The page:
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The MC6809 is unusual for an 8-bit processor of its era in having a hardware multiply instruction. MUL multiples the 8-bit unsigned integer in the A register with the 8-bit unsigned integer in the B register, leaving the product in the 16-bit D register:

         lda   #12             A=12
         ldb   #34             B=34
         mul                   D=408

Interestingly, the mul instruction sets the C flag to bit 7 of the D register. Bit 7 is the the most significant bit of the least significant byte. According to the Motorola 6809 and Hitachi 6309 Programmer's Reference, p. 100, that is to support rounding:

The Carry flag is set equal to bit 7 of the least-significant byte so that rounding of the most-significant byte can be accomplished by executing:

ADCA #0

But what does rounding mean in the context of integer multiplication? How is this rounding capability used in practice?

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The rounding capability is useful when doing fixed point math with exactly eight fractional digits. For example, supposing that the number in A is a fixed-point number with 2 fractional digits, and the number in B is a fixed-point number with 6 fractional digits:

         lda   #%00100010      A=%001000.10=8.5
         ldb   #%11110000      B=%11.110000=3.75
         mul                   D=%00011111.11100000=31.875

If we only want the integer result, we could take the most significant byte of the result, which throws away the fractional part:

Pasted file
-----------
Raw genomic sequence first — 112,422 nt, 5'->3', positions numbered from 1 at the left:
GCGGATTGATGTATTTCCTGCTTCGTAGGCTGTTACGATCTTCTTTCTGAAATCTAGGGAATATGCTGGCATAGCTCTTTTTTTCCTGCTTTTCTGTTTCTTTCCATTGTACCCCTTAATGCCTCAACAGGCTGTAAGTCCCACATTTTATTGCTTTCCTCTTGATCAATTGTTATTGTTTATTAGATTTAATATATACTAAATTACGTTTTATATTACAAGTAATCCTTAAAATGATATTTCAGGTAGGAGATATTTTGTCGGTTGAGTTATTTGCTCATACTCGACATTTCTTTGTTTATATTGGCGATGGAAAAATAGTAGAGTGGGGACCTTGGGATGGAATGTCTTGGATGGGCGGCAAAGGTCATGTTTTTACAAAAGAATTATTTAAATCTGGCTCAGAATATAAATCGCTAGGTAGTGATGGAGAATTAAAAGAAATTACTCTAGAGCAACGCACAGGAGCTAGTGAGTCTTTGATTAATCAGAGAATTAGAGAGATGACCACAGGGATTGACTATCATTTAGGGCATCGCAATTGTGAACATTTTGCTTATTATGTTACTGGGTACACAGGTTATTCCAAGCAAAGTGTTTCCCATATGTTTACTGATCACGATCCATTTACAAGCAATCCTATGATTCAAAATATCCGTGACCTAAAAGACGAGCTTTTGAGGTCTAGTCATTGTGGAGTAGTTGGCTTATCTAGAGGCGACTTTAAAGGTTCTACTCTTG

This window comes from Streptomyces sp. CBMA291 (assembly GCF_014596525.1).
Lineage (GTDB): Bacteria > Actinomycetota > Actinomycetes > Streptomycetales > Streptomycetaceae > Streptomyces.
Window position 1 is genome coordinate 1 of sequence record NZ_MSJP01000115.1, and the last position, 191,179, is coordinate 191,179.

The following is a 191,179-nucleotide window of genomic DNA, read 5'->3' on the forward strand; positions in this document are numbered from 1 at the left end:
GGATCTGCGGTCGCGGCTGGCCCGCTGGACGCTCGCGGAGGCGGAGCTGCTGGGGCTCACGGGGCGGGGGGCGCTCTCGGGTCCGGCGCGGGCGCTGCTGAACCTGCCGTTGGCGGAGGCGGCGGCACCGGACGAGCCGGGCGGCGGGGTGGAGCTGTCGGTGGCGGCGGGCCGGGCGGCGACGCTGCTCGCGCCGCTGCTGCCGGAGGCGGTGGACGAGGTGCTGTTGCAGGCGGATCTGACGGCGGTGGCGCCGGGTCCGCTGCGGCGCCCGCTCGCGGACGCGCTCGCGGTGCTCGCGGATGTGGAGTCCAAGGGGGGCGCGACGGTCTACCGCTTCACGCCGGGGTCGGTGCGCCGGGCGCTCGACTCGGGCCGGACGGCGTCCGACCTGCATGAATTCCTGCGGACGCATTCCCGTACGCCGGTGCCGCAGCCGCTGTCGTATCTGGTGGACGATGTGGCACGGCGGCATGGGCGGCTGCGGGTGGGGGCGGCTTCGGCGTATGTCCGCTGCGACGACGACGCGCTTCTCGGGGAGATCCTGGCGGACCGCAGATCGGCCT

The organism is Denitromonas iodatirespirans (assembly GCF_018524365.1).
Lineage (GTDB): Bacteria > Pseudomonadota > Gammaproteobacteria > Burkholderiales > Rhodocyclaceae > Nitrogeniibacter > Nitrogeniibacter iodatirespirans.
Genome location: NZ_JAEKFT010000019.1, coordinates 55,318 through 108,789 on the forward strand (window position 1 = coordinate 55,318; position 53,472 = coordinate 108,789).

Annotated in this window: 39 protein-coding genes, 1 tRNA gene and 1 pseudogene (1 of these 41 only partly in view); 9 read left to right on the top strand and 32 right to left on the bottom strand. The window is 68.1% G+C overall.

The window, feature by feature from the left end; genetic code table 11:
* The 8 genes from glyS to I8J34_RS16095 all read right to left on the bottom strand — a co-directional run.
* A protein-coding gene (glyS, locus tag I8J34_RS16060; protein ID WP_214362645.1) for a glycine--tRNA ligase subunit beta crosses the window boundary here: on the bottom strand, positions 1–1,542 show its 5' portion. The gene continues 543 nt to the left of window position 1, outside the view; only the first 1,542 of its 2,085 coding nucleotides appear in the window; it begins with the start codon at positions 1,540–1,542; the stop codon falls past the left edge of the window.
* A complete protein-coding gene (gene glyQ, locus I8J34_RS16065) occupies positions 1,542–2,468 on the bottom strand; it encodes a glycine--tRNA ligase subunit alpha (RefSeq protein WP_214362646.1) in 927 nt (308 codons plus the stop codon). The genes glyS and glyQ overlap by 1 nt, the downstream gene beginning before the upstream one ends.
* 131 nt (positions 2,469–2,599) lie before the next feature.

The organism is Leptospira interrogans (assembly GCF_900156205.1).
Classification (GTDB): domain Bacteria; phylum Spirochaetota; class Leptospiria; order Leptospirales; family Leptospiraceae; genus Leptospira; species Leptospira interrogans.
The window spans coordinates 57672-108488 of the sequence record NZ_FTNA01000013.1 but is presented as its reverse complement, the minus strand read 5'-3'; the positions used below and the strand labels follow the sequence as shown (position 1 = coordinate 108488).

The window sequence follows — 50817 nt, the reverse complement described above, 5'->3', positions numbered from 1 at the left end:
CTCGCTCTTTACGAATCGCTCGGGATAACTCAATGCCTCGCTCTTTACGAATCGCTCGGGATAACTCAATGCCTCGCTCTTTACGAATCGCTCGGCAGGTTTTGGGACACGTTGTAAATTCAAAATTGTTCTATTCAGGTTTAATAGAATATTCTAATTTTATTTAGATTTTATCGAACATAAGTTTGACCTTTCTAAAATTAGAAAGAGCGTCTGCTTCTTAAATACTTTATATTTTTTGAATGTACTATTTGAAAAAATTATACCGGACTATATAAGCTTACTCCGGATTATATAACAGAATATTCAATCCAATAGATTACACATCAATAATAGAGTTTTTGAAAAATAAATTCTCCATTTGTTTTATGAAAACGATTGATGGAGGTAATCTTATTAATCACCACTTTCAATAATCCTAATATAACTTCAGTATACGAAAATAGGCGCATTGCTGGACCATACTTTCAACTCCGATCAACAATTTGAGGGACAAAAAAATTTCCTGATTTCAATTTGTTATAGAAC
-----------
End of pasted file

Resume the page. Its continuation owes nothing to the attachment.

sta   result         Stores truncated result, 31

However, since the C flag has been set to the most significant fractional digit:

00011111.11100000
         ^
         C flag set to 1 to match this digit

We can round the integer result easily:

         adca  #0              A=32 (rounded result)

That gives us a more accurate result for this weird corner case where our fixed point multiplicands have exactly eight fractional digits between them.

Approximating division more accurately

If doing fixed point math with exactly eight fractional digits seems like a weird thing to build in support for, consider that it let lets you improve accuracy when approximating division of one eight-bit integer by an integer constant. The 6809 doesn't have hardware division, but if you can accept the result being sometimes off by one, then the approximation is quick and easy, multiplying by the reciprocal of the dividend, converted to a fixed-point binary fraction. You can do this without rounding and get results that are close, but often off by one. With rounding, you improve accuracy and get results that are more often correct.

Let's divide 2 by 3. This is done by multiplying 2 by 1/3. We can't represent 1/3 exactly in binary, but we can get close:

         lda   #2
         ldb   #%01010101      B=%.01010101=0.33203125
         mul                   D=%00000000.10101010=0.6640625

The integer part of the result is 0, which is only one off from the actual integer result, but we can do better:

         adca  #0              A=%00000001=1

For this case, where we are approximating dividing by three, then trying all 256 possible divisors without rounding gives us a mean absolute error of 0.66. Not bad. But with rounding, the mean absolute error goes down to 0.28. Now the majority of the integer results are exactly correct.